Understanding Front-of-Package Violations: Why Warning Letters Are Sent to Industry
Ever wonder if what you say on your label or packaging could draw the attention of the FDA? It’s always helpful to be able to learn from examples of what’s unacceptable before you release your product packaging.
The FDA has a helpful chart that summarizes FDA warning letters for nutrition claims on packaging that provides great examples of what to avoid.
So if, for example, your product is intended for children under 2 years of age, you may want to study the chart to understand why the FDA issued multiple warning letters to companies making nutrition claims for products intended for children under 2 years of age.
Good News on Senator McCain’s S.3002, the Dietary Supplement Safety Act?
The dietary supplement industry received good news when Senator John McCain recently backed away from a bill that would have given the FDA greater authority to regulate the industry. Senator Orin Hatch, who had been critical of the bill, thanked Senator McCain for withdrawing the bill.
Dietary Supplement Manufacturers Encounter “New Drug” Labeling Pitfalls In FDA’s Enforcement of Federal Food, Drug, and Cosmetic Act
Manufacturers of dietary supplements should continue to keep a wary eye toward the claims they make in their product labeling, in light of recent government action. Regulatory enforcement actions by the FDA, in association with the United States Attorney’s Office, highlight the risks associated with the manufacture and labeling of dietary supplements.
Recently, government ire was peaked when one dietary supplement manufacturer made broad labeling claims touting its products’ ability to diagnose, mitigate, treat, cure or prevent certain diseases (including diabetes, irritable bowel syndrome, gout, high blood pressure, heartburn and diarrhea).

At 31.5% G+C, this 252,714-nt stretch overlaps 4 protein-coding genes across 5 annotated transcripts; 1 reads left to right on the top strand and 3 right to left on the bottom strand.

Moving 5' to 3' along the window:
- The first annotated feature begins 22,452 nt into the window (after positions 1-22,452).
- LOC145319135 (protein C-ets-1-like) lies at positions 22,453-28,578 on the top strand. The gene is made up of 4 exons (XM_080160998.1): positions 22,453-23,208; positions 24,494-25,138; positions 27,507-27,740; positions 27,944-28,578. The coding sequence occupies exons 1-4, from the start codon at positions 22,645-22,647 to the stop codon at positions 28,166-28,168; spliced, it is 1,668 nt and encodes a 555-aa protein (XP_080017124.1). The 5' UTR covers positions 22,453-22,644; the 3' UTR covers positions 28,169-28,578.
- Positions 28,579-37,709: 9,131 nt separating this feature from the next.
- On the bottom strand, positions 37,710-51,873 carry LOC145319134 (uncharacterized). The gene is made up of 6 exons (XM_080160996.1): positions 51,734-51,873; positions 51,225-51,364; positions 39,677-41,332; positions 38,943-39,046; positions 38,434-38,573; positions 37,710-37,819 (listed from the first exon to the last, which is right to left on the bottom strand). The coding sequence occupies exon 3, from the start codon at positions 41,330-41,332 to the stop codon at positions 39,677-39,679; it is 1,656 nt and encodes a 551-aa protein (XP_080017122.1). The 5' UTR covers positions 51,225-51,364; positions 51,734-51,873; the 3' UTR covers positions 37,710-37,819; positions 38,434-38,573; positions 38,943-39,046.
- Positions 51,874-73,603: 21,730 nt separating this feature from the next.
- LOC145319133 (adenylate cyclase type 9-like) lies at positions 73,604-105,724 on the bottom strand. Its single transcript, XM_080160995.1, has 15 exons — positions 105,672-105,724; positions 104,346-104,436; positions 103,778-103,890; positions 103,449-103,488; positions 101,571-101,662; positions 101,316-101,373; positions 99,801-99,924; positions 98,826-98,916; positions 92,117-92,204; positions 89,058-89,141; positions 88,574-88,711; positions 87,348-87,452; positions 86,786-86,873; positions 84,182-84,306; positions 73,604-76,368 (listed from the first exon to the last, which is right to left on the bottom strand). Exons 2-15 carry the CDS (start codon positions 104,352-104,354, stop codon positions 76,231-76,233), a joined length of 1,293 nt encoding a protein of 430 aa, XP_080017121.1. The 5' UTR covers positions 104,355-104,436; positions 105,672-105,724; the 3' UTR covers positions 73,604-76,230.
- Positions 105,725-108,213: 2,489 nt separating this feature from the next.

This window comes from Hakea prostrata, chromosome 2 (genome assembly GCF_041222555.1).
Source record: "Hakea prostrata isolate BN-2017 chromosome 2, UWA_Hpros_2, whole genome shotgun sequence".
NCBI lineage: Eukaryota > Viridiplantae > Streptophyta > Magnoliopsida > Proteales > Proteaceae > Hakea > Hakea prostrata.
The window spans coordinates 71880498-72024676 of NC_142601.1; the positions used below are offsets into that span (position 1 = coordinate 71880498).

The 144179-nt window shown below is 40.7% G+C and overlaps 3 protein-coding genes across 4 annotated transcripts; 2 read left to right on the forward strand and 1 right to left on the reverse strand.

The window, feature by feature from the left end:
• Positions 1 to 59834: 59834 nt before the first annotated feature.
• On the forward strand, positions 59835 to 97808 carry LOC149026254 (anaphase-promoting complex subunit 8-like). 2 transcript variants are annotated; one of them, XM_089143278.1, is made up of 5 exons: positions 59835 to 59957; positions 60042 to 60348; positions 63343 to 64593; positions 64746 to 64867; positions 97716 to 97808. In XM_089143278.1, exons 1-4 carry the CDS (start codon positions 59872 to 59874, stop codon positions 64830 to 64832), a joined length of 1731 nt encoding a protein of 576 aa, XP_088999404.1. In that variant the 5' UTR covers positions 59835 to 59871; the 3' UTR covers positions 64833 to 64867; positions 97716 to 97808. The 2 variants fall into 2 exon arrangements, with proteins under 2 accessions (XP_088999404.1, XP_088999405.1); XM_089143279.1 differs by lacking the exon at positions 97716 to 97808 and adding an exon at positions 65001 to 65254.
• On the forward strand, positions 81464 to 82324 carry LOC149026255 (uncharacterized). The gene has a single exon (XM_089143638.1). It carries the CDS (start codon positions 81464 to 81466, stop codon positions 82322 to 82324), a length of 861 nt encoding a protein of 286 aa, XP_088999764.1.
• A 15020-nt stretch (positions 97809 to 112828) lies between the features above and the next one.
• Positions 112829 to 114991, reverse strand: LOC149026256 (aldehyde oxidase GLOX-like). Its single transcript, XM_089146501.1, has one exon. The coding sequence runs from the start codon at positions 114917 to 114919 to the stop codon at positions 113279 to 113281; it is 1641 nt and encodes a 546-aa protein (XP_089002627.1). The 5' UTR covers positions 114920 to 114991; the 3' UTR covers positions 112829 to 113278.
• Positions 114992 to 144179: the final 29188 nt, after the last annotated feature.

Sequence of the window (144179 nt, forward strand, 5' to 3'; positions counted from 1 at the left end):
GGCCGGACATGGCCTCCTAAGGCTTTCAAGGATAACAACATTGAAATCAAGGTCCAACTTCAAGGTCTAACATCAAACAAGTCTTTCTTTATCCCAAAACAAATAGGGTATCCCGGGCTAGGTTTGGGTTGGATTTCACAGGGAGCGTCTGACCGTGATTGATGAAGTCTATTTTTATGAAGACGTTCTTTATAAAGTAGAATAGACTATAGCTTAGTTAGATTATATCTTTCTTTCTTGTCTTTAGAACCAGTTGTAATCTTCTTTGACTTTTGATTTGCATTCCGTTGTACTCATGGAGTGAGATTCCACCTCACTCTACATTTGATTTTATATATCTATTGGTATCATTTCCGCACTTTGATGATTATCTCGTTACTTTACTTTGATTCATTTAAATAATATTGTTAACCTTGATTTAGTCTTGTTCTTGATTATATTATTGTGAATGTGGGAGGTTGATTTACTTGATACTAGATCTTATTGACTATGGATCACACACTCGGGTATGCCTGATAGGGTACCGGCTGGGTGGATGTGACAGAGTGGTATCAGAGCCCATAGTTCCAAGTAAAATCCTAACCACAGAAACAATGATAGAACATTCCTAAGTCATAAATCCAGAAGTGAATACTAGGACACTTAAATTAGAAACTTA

According to the government, the maker’s claims made it subject to several FDCA provisions, including Section 343(r)(6), and corresponding requirements under the Code of Federal Regulations. Consequently, the claims reflected in the products’ respective labeling resulted in the “designation” of each as a “new drug,” triggering federal regulatory compliance relating to the maker’s submission, and subsequent government regulatory review, of New Drug Applications (NDAs), Abbreviated New Drug Applications (ANDAs) or Investigational New Drug applications (INDs), for each product.
After each was designated a “new drug”, the following enforcement action was filed by the United States Attorney’s Office: United States v. Thao, et al (.pdf). Further, the “new drug” designation, and the resulting trigger of additional regulatory requirements, left the maker subject to charges stemming from several statutory violations leading to government claims of wire and mail fraud, money laundering and conspiracy.
The stakes associated with inaccurate or overreaching product labeling are high. Effective guidance through the labeling process, with the advice of counsel familiar with requirements under Federal law, is a must.